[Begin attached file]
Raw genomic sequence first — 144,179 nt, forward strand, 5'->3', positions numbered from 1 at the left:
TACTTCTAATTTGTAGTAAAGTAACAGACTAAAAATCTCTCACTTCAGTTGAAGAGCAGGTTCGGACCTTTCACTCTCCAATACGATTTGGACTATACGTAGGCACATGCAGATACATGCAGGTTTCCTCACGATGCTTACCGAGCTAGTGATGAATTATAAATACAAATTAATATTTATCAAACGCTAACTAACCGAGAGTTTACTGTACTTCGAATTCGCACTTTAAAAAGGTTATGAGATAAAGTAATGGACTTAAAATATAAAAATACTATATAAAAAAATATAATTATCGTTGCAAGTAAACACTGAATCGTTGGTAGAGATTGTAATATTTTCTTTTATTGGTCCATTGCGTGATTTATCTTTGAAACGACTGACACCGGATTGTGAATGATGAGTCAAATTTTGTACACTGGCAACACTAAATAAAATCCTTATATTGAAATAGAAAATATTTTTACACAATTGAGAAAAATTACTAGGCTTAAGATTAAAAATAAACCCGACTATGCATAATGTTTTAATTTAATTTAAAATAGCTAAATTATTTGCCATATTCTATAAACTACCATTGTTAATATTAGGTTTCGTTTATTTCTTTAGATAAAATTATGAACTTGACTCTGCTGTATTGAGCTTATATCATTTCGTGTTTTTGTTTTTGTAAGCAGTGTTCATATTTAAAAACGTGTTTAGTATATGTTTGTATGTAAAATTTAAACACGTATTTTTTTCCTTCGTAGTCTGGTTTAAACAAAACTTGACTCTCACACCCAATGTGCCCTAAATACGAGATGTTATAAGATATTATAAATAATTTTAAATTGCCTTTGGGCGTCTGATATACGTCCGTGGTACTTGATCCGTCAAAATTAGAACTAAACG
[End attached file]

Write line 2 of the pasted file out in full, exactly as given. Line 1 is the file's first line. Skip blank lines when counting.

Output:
TACTTCTAATTTGTAGTAAAGTAACAGACTAAAAATCTCTCACTTCAGTTGAAGAGCAGGTTCGGACCTTTCACTCTCCAATACGATTTGGACTATACGTAGGCACATGCAGATACATGCAGGTTTCCTCACGATGCTTACCGAGCTAGTGATGAATTATAAATACAAATTAATATTTATCAAACGCTAACTAACCGAGAGTTTACTGTACTTCGAATTCGCACTTTAAAAAGGTTATGAGATAAAGTAATGGACTTAAAATATAAAAATACTATATAAAAAAATATAATTATCGTTGCAAGTAAACACTGAATCGTTGGTAGAGATTGTAATATTTTCTTTTATTGGTCCATTGCGTGATTTATCTTTGAAACGACTGACACCGGATTGTGAATGATGAGTCAAATTTTGTACACTGGCAACACTAAATAAAATCCTTATATTGAAATAGAAAATATTTTTACACAATTGAGAAAAATTACTAGGCTTAAGATTAAAAATAAACCCGACTATGCATAATGTTTTAATTTAATTTAAAATAGCTAAATTATTTGCCATATTCTATAAACTACCATTGTTAATATTAGGTTTCGTTTATTTCTTTAGATAAAATTATGAACTTGACTCTGCTGTATTGAGCTTATATCATTTCGTGTTTTTGTTTTTGTAAGCAGTGTTCATATTTAAAAACGTGTTTAGTATATGTTTGTATGTAAAATTTAAACACGTATTTTTTTCCTTCGTAGTCTGGTTTAAACAAAACTTGACTCTCACACCCAATGTGCCCTAAATACGAGATGTTATAAGATATTATAAATAATTTTAAATTGCCTTTGGGCGTCTGATATACGTCCGTGGTACTTGATCCGTCAAAATTAGAACTAAACG